Functional changes in the 2-adrenergic system play an important role in the pathophysiology of heart failure (HF) in adults. Experimental data has extensively defined many of the components involved in the 2- adrenergic receptor (2-AR) response in HF resulting in a shift of the clinical treatment paradigm to include 2- AR blocker therapy to improve morbidity and mortality. In children with heart failure, however, myocellular changes, including those in the 2-adrenergic system, are poorly understood. This fact proves to be a critical barrier for improving care and clinical outcomes in this vulnerable population. Although circulating catecholamine levels are elevated in both children and adults with HF, the lack of clinical benefit of betablocker (BB) therapy in children with HF is in stark contrast to the overwhelming evidence supporting beneficial BB effects in adults with HF. We have previously demonstrated differences in regulation of 2-ARs between adults and children with heart failure that may explain the age-related discrepancies in BB clinical trial results. These findings suggest that the differences between children and adults in the myocellular response of the cardiac 2- adrenergic system to heart failure could have important clinical implications. Unfortunately, advances in our knowledge are hindered by the difficulty of performing clinical studies in pediatric populations and a lack of animal models specific to pediatric idiopathic dilated cardiomyopathy. The central hypothesis of the current proposal is that the differential clinical response to BB therapy in children and adults with heart failure is a product of age-related differences in the regulation of the cardiac adrenergic system. These molecular changes occur at both at the level of the AR as well as in its intracellular signaling pathways and influence function at the myocardial and sarcomeric levels. Therefore the purpose of the current proposal is to use our existing adult and pediatric explanted heart tissue banks to:  identify key myocellular changes in signaling cascade and effector proteins downstream from cardiac 2-adrenergic receptors of pediatric patients with HF and in a mouse model of pediatric HF,  determine mechanisms for the regulation of 2-adrenergic receptor expression in the pediatric heart, and  determine differences in the myocardial mechanical response to adrenergic signaling in isolated pediatric cardiac sarcomeres and 2-adrenergic receptor subtype contribution to force generation in isolated trabeculae between failing and nonfailing pediatric hearts. Understanding the unique pathophysiology of heart failure in children will facilitate novel clinical trials to improve clinical outcomes in this vulnerable population.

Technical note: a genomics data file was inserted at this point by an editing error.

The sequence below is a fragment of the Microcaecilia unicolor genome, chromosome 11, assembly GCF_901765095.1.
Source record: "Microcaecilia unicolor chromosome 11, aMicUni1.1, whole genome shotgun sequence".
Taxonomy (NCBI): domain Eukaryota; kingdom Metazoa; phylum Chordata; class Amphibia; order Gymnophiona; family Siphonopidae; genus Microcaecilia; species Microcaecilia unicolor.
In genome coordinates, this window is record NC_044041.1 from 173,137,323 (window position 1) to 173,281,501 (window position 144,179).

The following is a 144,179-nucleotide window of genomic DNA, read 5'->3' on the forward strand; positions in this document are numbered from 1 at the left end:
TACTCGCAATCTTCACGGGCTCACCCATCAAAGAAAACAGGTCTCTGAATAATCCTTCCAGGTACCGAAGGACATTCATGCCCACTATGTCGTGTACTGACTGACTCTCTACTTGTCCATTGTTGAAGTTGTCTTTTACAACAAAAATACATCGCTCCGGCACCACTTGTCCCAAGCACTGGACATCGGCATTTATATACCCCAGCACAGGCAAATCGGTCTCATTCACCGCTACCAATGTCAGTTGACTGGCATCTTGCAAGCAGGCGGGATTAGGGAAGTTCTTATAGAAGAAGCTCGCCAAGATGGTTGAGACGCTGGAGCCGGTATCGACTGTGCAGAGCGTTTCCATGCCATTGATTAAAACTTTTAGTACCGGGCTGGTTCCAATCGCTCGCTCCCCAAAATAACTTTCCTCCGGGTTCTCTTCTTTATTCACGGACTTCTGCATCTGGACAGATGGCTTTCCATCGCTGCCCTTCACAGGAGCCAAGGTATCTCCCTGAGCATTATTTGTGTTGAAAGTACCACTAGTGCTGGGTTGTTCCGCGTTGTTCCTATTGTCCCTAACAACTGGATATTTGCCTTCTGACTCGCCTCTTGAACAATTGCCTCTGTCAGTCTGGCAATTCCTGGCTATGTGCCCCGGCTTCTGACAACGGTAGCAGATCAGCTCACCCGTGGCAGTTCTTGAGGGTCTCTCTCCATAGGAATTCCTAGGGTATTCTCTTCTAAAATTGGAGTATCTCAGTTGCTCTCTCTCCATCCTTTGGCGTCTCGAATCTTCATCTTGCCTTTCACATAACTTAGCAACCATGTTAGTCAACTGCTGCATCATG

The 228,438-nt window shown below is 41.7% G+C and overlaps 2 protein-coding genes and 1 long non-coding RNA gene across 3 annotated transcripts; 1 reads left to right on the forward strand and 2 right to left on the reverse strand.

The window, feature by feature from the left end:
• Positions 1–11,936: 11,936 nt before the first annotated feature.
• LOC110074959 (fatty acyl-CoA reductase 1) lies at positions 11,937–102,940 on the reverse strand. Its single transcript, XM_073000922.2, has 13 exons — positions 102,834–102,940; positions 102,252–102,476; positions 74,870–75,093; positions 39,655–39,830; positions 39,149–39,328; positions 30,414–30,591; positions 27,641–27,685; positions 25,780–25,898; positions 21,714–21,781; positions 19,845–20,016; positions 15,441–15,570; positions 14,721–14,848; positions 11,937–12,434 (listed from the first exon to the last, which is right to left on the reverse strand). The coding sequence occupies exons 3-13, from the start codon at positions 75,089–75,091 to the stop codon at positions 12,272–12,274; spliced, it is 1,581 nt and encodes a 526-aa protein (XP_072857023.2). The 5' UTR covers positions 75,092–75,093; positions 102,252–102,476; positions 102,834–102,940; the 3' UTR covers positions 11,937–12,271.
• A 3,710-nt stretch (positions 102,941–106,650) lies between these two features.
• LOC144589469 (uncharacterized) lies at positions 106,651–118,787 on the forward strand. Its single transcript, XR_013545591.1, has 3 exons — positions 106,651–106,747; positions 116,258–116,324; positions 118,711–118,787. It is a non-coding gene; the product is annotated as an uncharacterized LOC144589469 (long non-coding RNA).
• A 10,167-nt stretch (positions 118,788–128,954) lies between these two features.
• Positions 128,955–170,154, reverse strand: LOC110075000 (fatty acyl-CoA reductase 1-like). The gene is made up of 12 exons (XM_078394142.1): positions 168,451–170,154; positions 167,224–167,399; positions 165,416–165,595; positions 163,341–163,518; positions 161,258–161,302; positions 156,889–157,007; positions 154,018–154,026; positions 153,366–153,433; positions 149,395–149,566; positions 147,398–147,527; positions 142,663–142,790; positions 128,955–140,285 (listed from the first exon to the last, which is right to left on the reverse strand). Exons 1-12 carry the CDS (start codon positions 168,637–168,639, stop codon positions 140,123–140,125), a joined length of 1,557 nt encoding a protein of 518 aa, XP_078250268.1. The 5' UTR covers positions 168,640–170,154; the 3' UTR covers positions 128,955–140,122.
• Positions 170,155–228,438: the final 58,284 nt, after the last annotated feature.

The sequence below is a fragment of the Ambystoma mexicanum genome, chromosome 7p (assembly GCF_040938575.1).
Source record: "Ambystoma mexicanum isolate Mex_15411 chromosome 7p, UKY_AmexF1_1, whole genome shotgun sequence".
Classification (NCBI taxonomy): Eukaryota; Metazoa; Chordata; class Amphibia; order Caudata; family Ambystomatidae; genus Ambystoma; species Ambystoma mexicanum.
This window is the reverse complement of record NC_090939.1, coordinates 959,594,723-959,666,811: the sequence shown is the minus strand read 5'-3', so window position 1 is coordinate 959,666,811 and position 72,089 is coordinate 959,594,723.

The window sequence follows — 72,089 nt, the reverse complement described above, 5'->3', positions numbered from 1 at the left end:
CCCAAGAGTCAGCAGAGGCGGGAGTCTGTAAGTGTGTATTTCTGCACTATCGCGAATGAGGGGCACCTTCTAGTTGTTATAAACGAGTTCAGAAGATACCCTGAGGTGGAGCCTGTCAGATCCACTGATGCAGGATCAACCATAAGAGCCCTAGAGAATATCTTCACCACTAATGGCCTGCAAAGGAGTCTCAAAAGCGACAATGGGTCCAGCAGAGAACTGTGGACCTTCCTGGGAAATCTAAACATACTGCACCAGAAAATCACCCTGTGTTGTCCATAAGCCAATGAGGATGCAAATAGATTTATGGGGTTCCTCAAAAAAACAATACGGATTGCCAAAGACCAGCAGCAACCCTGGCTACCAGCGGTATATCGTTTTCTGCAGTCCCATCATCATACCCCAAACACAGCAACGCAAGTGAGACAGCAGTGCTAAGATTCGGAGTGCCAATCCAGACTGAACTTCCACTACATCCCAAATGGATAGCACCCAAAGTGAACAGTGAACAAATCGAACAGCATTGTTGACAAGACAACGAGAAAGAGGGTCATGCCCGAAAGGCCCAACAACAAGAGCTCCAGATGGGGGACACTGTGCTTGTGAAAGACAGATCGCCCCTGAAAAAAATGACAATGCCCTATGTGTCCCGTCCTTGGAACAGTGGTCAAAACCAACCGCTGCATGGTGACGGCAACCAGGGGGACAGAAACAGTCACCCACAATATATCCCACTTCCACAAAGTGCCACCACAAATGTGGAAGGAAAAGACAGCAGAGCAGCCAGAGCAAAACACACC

Heart failure is a deadly disease in children. In contrast to what is observed in adults, the changes that occur in the heart of children with heart failure are poorly understood. The current proposal will improve our understanding of the way a child's heart responds to heart failure, providing a basis for targeted medical treatment specific to children and thereby improve the outcome of this devastating disease.
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